Q&A with author Jonathan Neville on The Rule of Equity


Q: Explain the title, The Rule of Equity.


A: It's a double meaning. First, the common law that we inherited from England included both the law and equity. Judges could apply rules of equity to do the right thing when strict application of the law would not resolve a matter or would lead to injustice. Certainly the history of the way the United States has treated American Indians is replete with injustice, so the rule of equity would mean a different approach. 

Second, we've all heard the restatement of the Golden Rule: He who has the gold, rules. Equity in the modern world is equivalent to gold in this sense. The U.S. is a debtor nation; eventually those holding the debt--the equity holders--are going to rule.


Q: Do you see this happening in the real world?


A: There's no question that the current financial policies of the United States, in combination (if not controlled by) the Fed, are unsustainable. The federal government has borrowed trillions of dollars to prop up a weak economy. None of the so-called "investments" made by the Obama administration, for example, have made it more likely, or even more possible, to repay this debt. So you tell me how this will get resolved.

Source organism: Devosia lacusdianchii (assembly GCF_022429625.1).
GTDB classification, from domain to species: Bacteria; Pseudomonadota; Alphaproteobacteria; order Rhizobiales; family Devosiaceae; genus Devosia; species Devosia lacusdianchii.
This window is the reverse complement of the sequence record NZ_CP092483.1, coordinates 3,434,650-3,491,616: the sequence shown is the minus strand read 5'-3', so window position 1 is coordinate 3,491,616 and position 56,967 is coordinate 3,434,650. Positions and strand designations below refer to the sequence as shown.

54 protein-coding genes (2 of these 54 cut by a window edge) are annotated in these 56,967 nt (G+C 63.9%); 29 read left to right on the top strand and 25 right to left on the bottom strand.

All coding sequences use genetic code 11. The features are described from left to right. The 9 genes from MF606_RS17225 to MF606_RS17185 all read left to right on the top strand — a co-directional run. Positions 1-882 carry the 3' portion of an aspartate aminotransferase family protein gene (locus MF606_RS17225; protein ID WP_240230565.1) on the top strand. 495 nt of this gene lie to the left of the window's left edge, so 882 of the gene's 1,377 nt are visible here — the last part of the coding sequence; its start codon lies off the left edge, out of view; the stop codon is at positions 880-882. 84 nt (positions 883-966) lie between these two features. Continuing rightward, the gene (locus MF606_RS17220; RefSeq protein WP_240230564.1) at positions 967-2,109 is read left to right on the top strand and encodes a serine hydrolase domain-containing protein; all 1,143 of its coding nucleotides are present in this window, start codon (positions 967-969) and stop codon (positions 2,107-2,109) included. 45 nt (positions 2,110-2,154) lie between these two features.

Q: So is the book prophetic?


A: Not at all. It's a plausible scenario, one I think is likely in one version or another. In fact, the book depicts one of the most positive outcomes imaginable. I like to think it's the ideal outcome, actually.


Q: Why Native Americans?


A: Because they have much to teach us. Even after centuries of oppression, they remain confident in who they are and generous to one another--as well as to outsiders. Their reputation as environmental stewards might be a little romanticized, but that's okay, as long as we can perpetuate the ideal and have it permeate our culture.


Q: You include a lot of history. Do you really think there's been a coverup?


A: Don't you? 


Q: It's difficult to believe so many scientists would intentionally cover up all this evidence.


A: That's a perennial problem with science, isn't it? There is a tendency to dismiss evidence that contradicts the "consensus" in many fields. I hope this book generates enough public interest that scientists will take another look. I've been told there are many papers written that have yet to be published because the authors fear retribution or ridicule from their peers. Maybe now these can come to light and we'll see what the evidence actually tells us.


Q: What difference does it make, though? It's history.


A: The truth always makes a difference. Maybe we can't resurrect the genomes that produced the giants, for example. But maybe we can. Maybe we can't restore the knowledge the ancient Native Americans had--the esoteric knowledge that caused them to create these sophisticated mounds and fortifications--but maybe we can. 


Q: What's next for Tom Madison?


A: He's got quite a few surprising adventures yet.